"Well?" Minnes eyes Batten...

"Fifty-one stanzas of 'Mightier Than the Sword is Penn' versus another twelve choruses of 'Beauty Retire' at Pepys'?" Sir Will sighs. "I think I'll be finding some excuse to stay home."

"This is why you people so rarely hear of me at anyone else's home." Minnes addresses us with smile.

Robert Gertz  •  Link

"Does that mean you didn't like Lady Batten's revision of "Hamlet" the other night?" Batten looks at Minnes. Minnes sighing to us...

Terry Foreman  •  Link

Wilkens's philosophical language

"Work on philosophical languages was pioneered by Francis Lodwick (A Common Writing, 1647; The Groundwork or Foundation laid (or So Intended) for the Framing of a New Perfect Language and a Universal Common Writing, 1652), Sir Thomas Urquhart (Logopandecteision, 1652), George Dalgarno (Ars signorum, 1661), and John Wilkins (An Essay towards a Real Character, and a Philosophical Language, 1668). Those were systems of hierarchical classification that were intended to result in both spoken and written expression. In 1855, English writer George Edmonds modified Wilkins' system, leaving its taxonomy intact, but changing the grammar, orthography and pronunciation of the language in an effort to make it easier to speak and to read.[1]

"Gottfried Leibniz created lingua generalis in 1678, aiming to create a lexicon of characters upon which the user might perform calculations that would yield true propositions automatically; as a side-effect he developed binary calculus.

"These projects aimed not only to reduce or model grammar, but also to arrange all human knowledge into "characters" or hierarchies. This idea ultimately led to the Encyclopédie, in the Age of Enlightenment. Leibniz and the encyclopedists realized that it is impossible to organize human knowledge unequivocally as a tree, and so impossible to construct an a priori language based on such a classification of concepts. Under the entry Charactère, D'Alembert critically reviewed the projects of philosophical languages of the preceding century."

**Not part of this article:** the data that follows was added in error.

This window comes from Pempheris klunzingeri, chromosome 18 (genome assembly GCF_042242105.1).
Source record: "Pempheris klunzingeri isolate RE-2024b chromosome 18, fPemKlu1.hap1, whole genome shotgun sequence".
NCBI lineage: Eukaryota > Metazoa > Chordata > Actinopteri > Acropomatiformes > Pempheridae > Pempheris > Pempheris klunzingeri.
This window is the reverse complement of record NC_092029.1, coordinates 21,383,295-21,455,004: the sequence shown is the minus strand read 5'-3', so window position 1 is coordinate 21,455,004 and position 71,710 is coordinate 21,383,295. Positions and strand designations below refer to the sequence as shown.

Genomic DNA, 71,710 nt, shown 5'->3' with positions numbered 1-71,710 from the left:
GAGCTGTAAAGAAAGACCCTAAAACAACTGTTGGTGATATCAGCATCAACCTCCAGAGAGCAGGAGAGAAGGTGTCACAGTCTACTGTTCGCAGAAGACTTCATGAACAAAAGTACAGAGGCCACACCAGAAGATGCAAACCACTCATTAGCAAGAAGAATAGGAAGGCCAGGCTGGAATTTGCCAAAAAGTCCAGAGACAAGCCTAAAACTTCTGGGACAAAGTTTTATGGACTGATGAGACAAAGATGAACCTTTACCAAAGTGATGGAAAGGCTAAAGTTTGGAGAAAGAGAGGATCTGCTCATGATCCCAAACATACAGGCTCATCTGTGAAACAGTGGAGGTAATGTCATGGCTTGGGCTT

Terry Foreman  •  Link

Philosophical languages were but one form of attempts at logical classification that grew in the 17th century. Taxonomies -- biological classification -- was another.

A good read about this development is Michel Foucault's *The Order of Things* (original title: *Les Mots et les choses*, French for *Words and Things*) published in 1966 in both languages.

cgs  •  Link

It is amazing how many people were thinking outside of the box, and not regurgitating the same old, my thinking, it could be all those spices upsetting the brain equilibrium. They got brainwashed with the standard verbiage and they be sports in the works of nature, or those be leaching at the court of pleasure rather than repopulating with old Norman clones...

Terry Foreman  •  Link

"to the Custome House to the Farmers, there with a letter of Sir G. Carteret’s for 3000l., which they ordered to be paid me."

"3000Ls? What 3000Ls?"

Per L&M: the 3000Ls paid to Pepys by order of Sir G. Carteret's letter (as good as a warrant, including a small fee for him, of course) -- the first fruits of the new method of paying bills. See

Terry Foreman  •  Link

"with my Lord Bruncker for discourse sake, and he and I to Gresham College to have seen Mr. Hooke and a new invented chariott of Dr. Wilkins, but met with nobody at home!"

The Royal Society did not meet until February 21st, having had a specially long recess on account of the plague. At the previous meeting on June 28th, 1665, " Mr. Hooke was ordered to prosecute his chariotwheels, watches, and glasses during the recess." At the [first regular weekly] meeting of March 14th, "The President inquiring into the employments in which the members of the Society had been engaged during their long recess, several of those who were present gave some account thereof, viz., Dr. Wilkins and Mr. Hooke, of the business of the chariots, viz., that after great variety of trials they conceived that they brought it to a good issue, the defects found since the chariot came to London being thought easy to remedy," &c. (Birch's " History of the Royal Society," vol. ii., p. 66). (Henry B. Wheatley footnote)

Terry Foreman  •  Link

"Dr. now upon finishing his discourse of a universal character."

The link to it: L&M note this scheme to produce a universal written language seems to have attracted vwet little support. Pepys himself later found fault with the chapter on 'Naval Relation' : for his critique see Naval Minutes, p. 177.

For the content of Wilkins' chapter on 'Naval Relation' see:

Phil C.  •  Link

A particularly fascinating entry - what an amazing period Pepys diary records!

Gerald Berg  •  Link

With you on the that Phil C.! A society on the verge of producing geniuses in all sorts of guises. Were it not for Newton, our Mr Hooke of this night might be better remembered than he is.